From the final sketch we move on to the construction in scale with reproduction in wood; Fir is usually preferred because it lends itself to works of this type given its characteristics of robustness, relative lightness and ease of cutting and carving, an indispensable quality to be able to create a work similar to a huge embroidery that must still retain a its compactness and solidity.

It should be noted that the entire design is divided into various pieces (elements and frames) that can be easily assembled and that, taking into account the size of the square, can be removed or added by modifying the design with more combinations.

The ability and above all the experience lead to knowing how to mentally plan how the entire gallery will be arranged. After having built these large wooden frames so full of scrolls, curlicues, circles, arches, railings, pendants, plumes and roses, we move on to further testing by putting together all the elements representing the initial design on the floor to see the effect and if everything is well placed and proportionate.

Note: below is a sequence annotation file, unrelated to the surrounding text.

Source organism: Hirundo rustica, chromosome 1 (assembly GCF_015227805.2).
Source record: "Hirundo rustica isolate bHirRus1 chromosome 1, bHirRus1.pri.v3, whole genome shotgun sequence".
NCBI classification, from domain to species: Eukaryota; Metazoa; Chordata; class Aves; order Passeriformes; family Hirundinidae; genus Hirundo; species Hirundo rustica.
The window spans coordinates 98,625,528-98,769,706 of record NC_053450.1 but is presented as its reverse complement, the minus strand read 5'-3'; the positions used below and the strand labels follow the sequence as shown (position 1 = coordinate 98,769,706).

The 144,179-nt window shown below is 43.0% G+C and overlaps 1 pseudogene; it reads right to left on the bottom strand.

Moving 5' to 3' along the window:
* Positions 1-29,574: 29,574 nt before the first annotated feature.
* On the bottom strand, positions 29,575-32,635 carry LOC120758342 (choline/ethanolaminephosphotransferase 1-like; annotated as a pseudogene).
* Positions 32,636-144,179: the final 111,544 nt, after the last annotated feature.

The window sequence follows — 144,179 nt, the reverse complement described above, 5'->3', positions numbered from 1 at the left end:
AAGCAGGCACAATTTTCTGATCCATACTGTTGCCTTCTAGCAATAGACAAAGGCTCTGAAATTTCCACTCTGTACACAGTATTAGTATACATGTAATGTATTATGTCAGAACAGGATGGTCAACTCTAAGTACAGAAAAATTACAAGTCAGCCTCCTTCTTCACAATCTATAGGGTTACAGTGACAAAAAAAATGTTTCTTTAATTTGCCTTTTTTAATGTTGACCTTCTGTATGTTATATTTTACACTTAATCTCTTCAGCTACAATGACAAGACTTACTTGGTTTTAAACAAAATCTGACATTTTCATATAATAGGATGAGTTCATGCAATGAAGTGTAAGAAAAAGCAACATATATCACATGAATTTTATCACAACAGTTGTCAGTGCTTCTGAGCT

At the beginning of the twentieth century At that time the lights were fueled or oiled as electricity was not yet used: a gust of wind was enough and the glasses hoisted on the apparatus dripped on the people who passed by soiling their clothes. In those days the transport of the material took place with tows that were pulled by horses, and in the evening you never went home if the party did not end, and the places where you slept were churches, castles or even under the sound box .

Many years have passed since then; modern electrical systems, together with safety systems, have now also conquered this sector which has remained, despite everything, authentically handcrafted.